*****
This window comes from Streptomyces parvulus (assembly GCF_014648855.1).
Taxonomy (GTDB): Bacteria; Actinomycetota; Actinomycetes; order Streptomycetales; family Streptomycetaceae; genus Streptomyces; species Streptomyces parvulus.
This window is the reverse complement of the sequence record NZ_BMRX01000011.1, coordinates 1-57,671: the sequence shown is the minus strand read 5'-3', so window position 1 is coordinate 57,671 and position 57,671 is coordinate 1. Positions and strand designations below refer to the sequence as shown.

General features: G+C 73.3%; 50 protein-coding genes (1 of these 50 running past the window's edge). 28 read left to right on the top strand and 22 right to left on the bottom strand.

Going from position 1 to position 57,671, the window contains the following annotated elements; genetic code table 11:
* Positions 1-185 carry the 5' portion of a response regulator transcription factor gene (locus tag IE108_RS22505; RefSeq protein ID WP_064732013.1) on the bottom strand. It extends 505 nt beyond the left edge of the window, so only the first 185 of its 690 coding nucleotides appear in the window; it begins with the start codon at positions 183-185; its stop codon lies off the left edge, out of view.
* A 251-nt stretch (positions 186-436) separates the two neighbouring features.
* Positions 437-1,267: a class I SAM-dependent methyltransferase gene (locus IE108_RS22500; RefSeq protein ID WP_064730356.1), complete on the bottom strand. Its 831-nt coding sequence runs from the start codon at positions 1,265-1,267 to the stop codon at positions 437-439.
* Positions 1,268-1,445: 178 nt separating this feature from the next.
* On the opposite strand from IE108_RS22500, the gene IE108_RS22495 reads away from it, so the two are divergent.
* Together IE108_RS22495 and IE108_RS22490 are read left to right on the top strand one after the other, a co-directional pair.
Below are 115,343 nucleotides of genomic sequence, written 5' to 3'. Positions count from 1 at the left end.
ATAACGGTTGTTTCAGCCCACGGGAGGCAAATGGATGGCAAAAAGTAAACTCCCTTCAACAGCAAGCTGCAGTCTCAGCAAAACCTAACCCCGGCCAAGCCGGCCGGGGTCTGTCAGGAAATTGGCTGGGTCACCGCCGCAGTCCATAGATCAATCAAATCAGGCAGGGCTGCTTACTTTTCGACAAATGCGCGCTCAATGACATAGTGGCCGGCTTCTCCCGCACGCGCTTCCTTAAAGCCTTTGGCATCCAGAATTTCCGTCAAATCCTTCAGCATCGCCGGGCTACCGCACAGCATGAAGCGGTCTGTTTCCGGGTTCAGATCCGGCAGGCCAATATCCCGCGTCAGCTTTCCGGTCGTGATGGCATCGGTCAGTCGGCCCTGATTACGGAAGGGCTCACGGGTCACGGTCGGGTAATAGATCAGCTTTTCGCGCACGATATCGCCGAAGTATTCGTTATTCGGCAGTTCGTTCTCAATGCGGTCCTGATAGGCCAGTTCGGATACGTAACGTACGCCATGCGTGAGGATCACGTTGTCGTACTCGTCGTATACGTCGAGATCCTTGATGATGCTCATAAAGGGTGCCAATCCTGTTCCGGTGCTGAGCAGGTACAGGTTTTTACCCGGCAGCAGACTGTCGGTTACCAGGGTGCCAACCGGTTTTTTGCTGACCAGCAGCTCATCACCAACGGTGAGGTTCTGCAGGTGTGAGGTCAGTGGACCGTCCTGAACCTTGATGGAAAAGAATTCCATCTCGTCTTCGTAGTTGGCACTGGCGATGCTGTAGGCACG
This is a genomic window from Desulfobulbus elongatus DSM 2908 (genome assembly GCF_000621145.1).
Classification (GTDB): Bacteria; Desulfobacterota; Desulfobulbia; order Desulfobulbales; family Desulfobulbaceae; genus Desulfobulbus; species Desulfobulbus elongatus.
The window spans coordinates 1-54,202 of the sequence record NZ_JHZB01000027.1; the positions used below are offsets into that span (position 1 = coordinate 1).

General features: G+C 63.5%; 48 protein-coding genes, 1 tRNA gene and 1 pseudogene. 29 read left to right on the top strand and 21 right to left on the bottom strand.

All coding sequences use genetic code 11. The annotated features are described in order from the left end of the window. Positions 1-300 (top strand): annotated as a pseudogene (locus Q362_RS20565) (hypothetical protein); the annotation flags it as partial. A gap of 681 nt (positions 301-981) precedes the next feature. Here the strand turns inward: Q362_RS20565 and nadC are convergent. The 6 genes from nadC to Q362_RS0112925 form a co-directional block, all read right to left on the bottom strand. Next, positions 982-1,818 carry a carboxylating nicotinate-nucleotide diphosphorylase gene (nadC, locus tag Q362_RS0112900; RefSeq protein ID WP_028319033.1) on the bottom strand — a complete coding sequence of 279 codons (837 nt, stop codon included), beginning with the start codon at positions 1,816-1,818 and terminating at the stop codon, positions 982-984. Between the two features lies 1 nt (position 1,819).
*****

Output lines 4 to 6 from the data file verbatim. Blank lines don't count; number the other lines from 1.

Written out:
General features: G+C 73.3%; 50 protein-coding genes (1 of these 50 running past the window's edge). 28 read left to right on the top strand and 22 right to left on the bottom strand.

Going from position 1 to position 57,671, the window contains the following annotated elements; genetic code table 11:
* Positions 1-185 carry the 5' portion of a response regulator transcription factor gene (locus tag IE108_RS22505; RefSeq protein ID WP_064732013.1) on the bottom strand. It extends 505 nt beyond the left edge of the window, so only the first 185 of its 690 coding nucleotides appear in the window; it begins with the start codon at positions 183-185; its stop codon lies off the left edge, out of view.